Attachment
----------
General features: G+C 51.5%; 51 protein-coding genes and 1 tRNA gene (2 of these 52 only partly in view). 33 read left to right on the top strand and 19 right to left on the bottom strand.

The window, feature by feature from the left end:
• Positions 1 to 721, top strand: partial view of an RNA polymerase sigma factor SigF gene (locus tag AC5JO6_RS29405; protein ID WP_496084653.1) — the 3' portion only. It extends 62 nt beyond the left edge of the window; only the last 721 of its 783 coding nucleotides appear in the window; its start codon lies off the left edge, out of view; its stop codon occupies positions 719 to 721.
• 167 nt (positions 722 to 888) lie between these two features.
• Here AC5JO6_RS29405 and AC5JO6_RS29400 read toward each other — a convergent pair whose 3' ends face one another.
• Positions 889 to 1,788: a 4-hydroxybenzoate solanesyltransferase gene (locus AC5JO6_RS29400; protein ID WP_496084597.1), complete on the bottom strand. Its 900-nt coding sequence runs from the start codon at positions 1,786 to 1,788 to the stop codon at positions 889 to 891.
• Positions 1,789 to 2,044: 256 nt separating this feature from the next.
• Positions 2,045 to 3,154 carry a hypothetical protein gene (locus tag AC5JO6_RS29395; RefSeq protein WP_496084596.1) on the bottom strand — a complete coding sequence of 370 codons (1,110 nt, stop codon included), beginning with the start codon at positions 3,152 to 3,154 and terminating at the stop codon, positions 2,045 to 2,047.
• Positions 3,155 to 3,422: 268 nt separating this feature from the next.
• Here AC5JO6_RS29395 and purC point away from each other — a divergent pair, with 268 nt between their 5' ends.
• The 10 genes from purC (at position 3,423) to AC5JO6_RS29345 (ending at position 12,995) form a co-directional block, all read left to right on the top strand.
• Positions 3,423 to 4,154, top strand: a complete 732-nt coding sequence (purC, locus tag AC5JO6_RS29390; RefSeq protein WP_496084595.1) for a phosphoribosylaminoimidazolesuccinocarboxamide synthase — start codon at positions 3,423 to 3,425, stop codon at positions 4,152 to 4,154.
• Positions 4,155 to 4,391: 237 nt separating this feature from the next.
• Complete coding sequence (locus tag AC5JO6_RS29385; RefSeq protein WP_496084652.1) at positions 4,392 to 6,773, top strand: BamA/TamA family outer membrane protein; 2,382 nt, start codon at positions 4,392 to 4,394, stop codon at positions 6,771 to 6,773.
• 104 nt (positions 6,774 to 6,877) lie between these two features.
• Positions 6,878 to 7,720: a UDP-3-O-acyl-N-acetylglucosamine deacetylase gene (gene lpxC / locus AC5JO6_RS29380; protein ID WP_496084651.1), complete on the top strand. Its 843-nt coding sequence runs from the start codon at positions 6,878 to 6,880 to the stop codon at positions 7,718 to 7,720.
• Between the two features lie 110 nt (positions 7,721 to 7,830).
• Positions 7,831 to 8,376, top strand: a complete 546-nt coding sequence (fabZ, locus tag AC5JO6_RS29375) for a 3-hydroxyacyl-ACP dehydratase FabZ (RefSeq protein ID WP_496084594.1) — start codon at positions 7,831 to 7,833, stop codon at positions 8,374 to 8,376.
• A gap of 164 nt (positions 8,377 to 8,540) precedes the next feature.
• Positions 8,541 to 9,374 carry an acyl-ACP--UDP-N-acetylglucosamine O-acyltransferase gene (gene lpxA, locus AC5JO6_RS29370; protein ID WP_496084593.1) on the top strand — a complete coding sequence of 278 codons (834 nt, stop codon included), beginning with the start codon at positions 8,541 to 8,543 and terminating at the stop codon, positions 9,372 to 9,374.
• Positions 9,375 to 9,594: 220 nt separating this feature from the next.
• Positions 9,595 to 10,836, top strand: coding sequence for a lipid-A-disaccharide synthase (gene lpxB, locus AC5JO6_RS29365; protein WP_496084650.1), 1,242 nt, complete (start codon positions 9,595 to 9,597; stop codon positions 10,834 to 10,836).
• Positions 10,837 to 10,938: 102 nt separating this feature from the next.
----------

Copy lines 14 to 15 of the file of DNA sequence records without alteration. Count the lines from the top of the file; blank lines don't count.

• Complete coding sequence (locus tag AC5JO6_RS29385; RefSeq protein WP_496084652.1) at positions 4,392 to 6,773, top strand: BamA/TamA family outer membrane protein; 2,382 nt, start codon at positions 4,392 to 4,394, stop codon at positions 6,771 to 6,773.
• 104 nt (positions 6,774 to 6,877) lie between these two features.